Review: THEATRE The Provok'd Wife Old Vic, London

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The Independent Culture
A bracingly undeceived comic realism is the hallmark of the plays of Sir John Vanbrugh. The idea, say, that a debauched rake could undergo a fifth-act conversion to unveering fidelity thanks to the refulgent faith and virtue of his wife, was the kind of stage convention whose bluff he itched to call. Hence his 1696 comedy, The Relapse, written as a corrective quasi-sequel to the cynical sentimentalities of Cibber's Love's Last Shift (four acts of coarseness followed by one of cant).

In The Provok'd Wife - revived now with real brio and bite by Lindsay Posner for Peter Hall's Old Vic season, Vanbrugh trains his clear eye on a much more intractable case of marital disharmony. Lord and Lady Brute (played by Michael Pennington and Victoria Hamilton) wed for the wrong reasons (she for his estate, he as the only way of bedding her) and they have now been living for two years with the distasteful consequences of their loveless bargain. The situation has turned him into a brawling, foul-tempered sot and left her brooding on the breakability or otherwise of her matrimonial vows.

What is remarkable is that this is exactly the stalemate at the end. We are in the days when a complete divorce could only be obtained via a private Bill in Parliament and Vanbrugh refuses to pretend that there are easy ways out of this trap. The play shows how near Lady Brute comes to succumbing to the advances of her devoted admirer, Constant (dashing Andrew Woodall). It also suggests - through the witty developing relationship between the Brutes' niece, Belinda (a deliciously cool Clare Swinburne), and Constant's crap-cutting, fortuneless friend Heartfree (Tim McInnerny) - that a marriage might just be achieved that is based on a measure of loving mutual sacrifice rather than greed.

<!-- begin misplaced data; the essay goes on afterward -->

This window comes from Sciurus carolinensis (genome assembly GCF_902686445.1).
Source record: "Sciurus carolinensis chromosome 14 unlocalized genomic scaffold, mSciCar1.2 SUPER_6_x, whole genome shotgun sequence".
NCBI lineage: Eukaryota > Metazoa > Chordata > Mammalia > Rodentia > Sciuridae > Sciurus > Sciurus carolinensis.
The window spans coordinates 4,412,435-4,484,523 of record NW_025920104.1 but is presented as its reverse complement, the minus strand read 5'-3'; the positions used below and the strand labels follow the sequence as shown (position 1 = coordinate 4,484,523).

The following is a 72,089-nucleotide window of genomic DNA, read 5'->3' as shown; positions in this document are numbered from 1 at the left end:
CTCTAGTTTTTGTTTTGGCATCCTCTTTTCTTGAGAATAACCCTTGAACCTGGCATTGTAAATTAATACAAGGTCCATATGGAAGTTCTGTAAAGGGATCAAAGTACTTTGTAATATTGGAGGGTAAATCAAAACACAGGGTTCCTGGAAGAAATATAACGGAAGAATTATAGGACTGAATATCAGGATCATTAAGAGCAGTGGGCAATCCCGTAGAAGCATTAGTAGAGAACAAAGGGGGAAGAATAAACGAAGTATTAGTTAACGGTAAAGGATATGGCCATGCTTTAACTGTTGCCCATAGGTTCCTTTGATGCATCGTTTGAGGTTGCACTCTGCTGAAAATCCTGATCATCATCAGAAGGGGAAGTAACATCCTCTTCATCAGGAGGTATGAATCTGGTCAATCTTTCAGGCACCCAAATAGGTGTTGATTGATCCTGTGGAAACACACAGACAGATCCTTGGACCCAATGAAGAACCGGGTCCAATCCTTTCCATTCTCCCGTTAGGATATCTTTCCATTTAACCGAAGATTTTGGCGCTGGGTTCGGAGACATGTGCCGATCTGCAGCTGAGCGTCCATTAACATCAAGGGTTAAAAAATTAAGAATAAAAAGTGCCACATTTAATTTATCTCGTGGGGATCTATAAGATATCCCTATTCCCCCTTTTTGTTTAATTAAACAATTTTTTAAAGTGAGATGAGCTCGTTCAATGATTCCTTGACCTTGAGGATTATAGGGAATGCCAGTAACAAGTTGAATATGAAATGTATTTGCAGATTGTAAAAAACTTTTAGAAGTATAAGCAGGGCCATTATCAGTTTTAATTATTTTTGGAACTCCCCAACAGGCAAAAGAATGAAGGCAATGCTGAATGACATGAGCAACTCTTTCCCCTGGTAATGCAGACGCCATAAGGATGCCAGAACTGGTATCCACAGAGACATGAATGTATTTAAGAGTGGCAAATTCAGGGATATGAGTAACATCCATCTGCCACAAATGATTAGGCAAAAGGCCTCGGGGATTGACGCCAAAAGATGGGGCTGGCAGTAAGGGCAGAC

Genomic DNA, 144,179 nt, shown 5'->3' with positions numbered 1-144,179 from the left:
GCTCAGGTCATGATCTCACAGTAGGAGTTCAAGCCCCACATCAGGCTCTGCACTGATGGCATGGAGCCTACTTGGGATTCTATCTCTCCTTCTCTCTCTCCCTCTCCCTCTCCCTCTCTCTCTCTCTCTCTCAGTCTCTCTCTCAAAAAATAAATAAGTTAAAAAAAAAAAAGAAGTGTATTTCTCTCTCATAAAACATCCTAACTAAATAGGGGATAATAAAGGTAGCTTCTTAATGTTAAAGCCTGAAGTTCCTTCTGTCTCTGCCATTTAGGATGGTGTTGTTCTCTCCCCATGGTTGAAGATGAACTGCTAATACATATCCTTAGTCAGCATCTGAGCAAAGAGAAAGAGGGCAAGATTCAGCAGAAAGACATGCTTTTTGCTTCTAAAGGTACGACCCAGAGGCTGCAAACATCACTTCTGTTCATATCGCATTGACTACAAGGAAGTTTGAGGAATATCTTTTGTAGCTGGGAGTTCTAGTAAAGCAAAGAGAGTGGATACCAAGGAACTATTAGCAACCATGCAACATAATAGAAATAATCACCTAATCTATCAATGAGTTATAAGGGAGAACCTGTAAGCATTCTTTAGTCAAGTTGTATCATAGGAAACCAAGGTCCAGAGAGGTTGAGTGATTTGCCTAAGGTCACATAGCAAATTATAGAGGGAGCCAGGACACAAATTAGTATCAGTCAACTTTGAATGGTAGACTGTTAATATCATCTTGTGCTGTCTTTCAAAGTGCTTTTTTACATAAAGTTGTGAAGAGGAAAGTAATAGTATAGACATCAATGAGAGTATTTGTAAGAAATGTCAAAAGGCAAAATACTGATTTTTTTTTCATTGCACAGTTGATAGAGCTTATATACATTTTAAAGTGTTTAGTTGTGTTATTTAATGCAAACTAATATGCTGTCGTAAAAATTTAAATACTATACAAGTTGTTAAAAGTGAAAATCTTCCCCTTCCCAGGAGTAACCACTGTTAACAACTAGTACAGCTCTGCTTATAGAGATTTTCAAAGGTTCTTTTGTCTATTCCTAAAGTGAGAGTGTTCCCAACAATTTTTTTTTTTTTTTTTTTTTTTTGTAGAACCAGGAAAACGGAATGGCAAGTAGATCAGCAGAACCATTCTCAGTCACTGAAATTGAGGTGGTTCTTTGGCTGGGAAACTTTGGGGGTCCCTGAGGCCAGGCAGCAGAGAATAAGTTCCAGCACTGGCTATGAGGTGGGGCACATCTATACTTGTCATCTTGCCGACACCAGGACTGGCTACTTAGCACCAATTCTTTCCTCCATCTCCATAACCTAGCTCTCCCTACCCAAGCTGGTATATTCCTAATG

But even that's left uncertain in an equivocal ending where no one in the central triangle seems to have given an inch. Posner's production heightens the sense of this in the final stage picture. More out of cowardly regard for his reputation than revived trust in her technical fidelity, Pennington's radically unlovely Brute offers a stiff arm to his wife. But, as she leaves, Hamilton's Lady Brute - a wittily agitated tangle of intelligence, desire and bad conscience - flashes back a look to her would-be lover that's not exactly discouraging.

With spare, droll designs by John Gunter (even the trees in Spring Gardens are shaped like rows of eavesdropping galants), Posner's production has fluency, argumentative elegance and a hard vigour in the episodes of physical farce - like the sequence where a rampaging Lord Brute, hideously disguised as his wife, quarrels with the perplexed constable and watchmen. No less unnatural-looking, Alison Steadman as the female fop, Lady Fancyfull, lets out compulsive shrieks of laughter that sound more like the reflex yelps of severe anxiety than the nonchalant effusions of a woman secure in her vaunted irresistibility to the entire male population.

The play is at its subtlest and best-observed in the long conversations between friends of the same sex. The most attractive of these, played with a lovely, giggling confessional intimacy here by Hamilton and Swinburne, is a bedtime discussion of men's double standards over female modesty. Should a woman laugh at a dirty joke in the theatre? To do so would be compromising enough but to fail to do so would be a sure sign that she understood it. Like the rest of the play, a shrewd, insightful demonstration that women can't win.

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